materials." The Corps accordingly properly relied upon
the fact that phosphogypsum-related effects are primarily
regulated by other agencies in its determination not to
consider those effects, and did so without violating NEPA.
makes good sense in light of the existing regulatory
landscape over phosphogypsum. Mosaic and others already
produce fertilizer in Florida, and gypstacks will exist in
Florida regardless of the Corps' actions. Thus, current
and future phosphogypsum will cause environmental effects
with or without the Corps' permit-subject only to
regulation by Florida and the EPA. On the flip side, Florida
or the EPA could regulate those gypstacks out of existence
even if the Corps were to grant Mosaic its Section 404
permit. Requiring the Corps to consider the effects of
phosphogypsum is not reasonable when it is independent of the
regulators more directly responsible for evaluating those
that the Corps could indirectly mitigate future
phosphogypsum-related effects by conditioning the supply of
phosphate ore does not mean the Corps must consider wielding
its regulatory powers with that ulterior motive in mind. The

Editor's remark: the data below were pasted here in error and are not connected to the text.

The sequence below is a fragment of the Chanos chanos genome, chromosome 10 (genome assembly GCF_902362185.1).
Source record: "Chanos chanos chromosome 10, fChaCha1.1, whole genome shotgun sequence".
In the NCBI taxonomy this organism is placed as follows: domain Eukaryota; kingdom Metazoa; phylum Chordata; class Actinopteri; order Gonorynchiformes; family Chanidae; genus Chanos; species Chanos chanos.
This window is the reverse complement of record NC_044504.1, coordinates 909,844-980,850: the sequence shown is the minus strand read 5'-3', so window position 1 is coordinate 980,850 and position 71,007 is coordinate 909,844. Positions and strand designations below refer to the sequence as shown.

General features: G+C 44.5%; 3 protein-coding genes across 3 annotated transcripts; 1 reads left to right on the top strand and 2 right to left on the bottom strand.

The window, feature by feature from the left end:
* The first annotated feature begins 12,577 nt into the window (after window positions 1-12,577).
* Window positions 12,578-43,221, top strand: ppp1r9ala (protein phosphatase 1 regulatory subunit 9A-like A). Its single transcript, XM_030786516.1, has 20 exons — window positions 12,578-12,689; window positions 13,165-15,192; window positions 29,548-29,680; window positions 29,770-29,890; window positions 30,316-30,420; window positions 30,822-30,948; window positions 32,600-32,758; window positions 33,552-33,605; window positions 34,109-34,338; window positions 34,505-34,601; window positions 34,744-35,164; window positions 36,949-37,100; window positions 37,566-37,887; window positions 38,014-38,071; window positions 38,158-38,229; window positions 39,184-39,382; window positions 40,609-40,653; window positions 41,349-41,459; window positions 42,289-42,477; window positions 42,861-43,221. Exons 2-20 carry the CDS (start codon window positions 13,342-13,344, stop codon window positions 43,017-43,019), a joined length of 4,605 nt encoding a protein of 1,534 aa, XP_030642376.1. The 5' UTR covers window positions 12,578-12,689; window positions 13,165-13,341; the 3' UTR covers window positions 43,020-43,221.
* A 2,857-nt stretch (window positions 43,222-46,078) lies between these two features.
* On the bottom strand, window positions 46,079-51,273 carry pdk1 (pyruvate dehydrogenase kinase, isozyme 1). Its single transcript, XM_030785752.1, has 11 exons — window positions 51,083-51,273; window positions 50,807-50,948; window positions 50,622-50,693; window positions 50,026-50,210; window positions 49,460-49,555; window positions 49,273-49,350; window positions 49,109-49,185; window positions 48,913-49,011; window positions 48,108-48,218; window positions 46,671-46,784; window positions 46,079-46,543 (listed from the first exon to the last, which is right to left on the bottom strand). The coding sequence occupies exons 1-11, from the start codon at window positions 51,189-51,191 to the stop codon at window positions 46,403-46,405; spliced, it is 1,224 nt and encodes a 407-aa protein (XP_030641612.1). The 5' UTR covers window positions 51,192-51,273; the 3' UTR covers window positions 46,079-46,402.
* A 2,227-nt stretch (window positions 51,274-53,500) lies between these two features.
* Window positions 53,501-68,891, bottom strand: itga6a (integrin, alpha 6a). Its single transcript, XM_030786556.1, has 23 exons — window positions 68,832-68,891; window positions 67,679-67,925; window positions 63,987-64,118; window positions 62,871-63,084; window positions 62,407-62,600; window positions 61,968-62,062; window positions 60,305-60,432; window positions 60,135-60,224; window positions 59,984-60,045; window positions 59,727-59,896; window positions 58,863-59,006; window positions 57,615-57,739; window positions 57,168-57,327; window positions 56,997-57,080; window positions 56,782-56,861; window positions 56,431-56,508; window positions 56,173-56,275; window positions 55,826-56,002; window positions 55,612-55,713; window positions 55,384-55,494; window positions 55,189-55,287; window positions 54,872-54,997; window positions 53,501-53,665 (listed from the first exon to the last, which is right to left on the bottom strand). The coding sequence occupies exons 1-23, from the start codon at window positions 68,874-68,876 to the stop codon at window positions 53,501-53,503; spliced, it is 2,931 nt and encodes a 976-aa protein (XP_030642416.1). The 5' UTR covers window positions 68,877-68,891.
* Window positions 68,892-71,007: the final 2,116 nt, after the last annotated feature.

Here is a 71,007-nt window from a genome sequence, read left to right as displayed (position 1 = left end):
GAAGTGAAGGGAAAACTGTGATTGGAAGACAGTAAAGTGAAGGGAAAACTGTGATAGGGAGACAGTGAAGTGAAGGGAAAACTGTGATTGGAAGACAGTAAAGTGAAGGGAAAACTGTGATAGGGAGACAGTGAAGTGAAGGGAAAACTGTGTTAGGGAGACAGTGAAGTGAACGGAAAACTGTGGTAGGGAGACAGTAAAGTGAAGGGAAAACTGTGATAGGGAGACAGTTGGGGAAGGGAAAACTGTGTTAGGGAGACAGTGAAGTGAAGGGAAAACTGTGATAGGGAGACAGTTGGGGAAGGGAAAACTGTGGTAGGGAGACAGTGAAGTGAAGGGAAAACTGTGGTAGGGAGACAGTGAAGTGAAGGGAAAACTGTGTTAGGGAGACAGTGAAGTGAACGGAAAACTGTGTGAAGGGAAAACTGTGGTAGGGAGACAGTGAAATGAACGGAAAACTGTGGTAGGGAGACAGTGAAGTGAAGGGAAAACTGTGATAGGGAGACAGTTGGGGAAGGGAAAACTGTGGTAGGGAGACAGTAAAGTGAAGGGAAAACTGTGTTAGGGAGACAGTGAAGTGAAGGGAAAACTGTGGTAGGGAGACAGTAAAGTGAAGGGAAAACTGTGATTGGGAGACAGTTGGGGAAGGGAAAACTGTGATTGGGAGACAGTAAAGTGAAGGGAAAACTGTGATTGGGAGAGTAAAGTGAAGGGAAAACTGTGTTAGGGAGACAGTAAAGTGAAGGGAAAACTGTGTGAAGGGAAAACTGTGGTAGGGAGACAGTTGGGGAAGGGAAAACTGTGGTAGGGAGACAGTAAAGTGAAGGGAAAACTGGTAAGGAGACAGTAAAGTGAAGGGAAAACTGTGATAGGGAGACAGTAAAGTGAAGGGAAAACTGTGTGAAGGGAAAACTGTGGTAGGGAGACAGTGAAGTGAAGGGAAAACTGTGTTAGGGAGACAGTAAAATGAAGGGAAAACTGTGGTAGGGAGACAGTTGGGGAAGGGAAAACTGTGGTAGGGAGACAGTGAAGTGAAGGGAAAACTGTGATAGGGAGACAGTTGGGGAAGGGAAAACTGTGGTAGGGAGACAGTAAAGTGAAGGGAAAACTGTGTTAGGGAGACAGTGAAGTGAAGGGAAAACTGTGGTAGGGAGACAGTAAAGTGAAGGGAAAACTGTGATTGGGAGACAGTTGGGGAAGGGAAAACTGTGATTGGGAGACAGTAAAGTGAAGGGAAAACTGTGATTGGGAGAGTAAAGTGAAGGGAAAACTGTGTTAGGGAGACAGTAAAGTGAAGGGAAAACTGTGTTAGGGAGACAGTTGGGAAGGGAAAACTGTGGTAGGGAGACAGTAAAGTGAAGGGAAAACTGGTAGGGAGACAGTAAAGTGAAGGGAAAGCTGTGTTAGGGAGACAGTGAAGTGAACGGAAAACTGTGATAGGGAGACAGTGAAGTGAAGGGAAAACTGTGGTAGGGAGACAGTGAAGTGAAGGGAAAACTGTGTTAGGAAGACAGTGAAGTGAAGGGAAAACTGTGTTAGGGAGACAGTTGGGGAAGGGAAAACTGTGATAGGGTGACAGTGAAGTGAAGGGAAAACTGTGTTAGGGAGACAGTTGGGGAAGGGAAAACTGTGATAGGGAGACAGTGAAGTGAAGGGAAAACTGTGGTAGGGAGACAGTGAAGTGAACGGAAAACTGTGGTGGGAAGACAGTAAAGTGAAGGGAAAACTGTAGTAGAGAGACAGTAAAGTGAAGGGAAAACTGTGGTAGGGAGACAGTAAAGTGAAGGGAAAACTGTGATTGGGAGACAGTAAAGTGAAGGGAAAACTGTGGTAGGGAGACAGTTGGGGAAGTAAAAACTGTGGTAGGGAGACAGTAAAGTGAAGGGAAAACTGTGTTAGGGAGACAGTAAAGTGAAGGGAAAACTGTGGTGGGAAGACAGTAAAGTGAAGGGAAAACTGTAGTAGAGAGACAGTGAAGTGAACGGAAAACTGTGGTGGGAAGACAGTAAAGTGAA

rule of reason turns, at least in part, on the agency's
statutory authority, not on what outcomes an agency might
achieve through indirect coercion. If the Corps were required
to consider all effects that it might indirectly police-even
those far from its proper sphere of regulatory authority-its
NEPA review would have to account for every conceivable
environmental effect of fertilizer's use. It is
foreseeable, for instance, that farmers will use Mosaic's
fertilizer to treat their crops and that some fertilizer will
be carried by stormwater runoff into sewers and streams.
Extending Bio Diversity's logic, because the Corps could
indirectly mitigate those effects by denying Mosaic its
Section 404 permit and thereby choking its fertilizer plants